Safety officials encourage students to seek mental health resources

LANSING, Mich. (WXYZ) – After the deadly shooting at a high school in Oxford on Nov. 30, Michigan security officials are encouraging students to seek mental health resources.

“The tragedy of the Oxford shooting, layered on top of the collective trauma of the protracted pandemic, has made many of us as Michiganders more fearful, more anxious, more reactive,” said Community Mental CEO Health Association of Michigan, Robert Sheehan. Sheehan says in a recent press release that “now is the time to be mindful of each other’s needs and to reach out rather than back down.”

State Superintendent Dr. Michael Rice urges students and school staff to engage in the State’s Top 10 Strategic Education Plan to help improve the safety and well-being of all learners.

“Every Michigan student deserves to feel safe and supported at school,” Governor Gretchen Whitmer said in a recent press release from the Michigan State Police Department.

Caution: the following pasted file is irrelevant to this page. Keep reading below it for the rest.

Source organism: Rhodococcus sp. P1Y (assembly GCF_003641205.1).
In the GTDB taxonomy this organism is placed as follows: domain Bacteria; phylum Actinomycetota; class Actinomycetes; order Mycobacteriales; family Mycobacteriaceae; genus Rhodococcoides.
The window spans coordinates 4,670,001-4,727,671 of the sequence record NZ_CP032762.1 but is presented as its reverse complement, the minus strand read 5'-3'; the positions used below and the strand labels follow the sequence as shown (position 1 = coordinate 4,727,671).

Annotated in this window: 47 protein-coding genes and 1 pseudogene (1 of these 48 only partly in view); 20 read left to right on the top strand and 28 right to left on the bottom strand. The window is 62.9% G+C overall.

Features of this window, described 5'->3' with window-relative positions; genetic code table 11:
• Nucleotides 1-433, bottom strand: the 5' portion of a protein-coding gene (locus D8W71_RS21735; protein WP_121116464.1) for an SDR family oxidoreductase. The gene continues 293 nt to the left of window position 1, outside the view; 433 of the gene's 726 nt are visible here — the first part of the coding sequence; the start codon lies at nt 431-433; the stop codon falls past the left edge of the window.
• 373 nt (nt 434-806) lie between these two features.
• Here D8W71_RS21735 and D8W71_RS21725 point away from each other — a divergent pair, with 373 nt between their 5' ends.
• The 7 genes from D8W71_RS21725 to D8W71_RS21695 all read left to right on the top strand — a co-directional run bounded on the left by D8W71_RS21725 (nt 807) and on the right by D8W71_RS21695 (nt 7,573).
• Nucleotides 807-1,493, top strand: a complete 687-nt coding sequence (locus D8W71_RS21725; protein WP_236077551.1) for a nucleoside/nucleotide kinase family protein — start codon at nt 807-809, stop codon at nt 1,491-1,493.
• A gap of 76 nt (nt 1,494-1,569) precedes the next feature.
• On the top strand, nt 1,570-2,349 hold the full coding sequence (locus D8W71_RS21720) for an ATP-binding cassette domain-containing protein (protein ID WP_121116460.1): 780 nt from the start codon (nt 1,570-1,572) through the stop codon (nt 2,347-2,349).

The Michigan State Police press release lists some potential indicators of a mental health crisis:

  • Cognitive reactions: inability to stop thinking about the crisis, loss of objectivity, inability to make decisions or inability to express oneself verbally or in writing.
  • Physical reactions: chronic fatigue and exhaustion, gastrointestinal problems, headaches and other pains, loss of appetite or trouble sleeping.
  • Emotional reactions: Excessive worry or anxiety, numbness, irritability, anger or rage, distressing thoughts or dreams, suicidal thoughts and/or severe depression.
  • Behavioral or social reactions: alcohol and substance abuse, withdrawal from contact with loved ones, or inability to perform or resume normal job responsibilities or daily tasks.

Officials say it can be difficult to have conversations about mental health and they encourage people to be mindful and non-judgmental.

“MDHHS is committed to ensuring that students, staff and their families have access to resources to deal with this tragedy,” MDHHS Director Elizabeth Hertel said in a press release. “There is nothing wrong with seeking help for mental health needs and we ensure that access is available if, when and where help is needed.”

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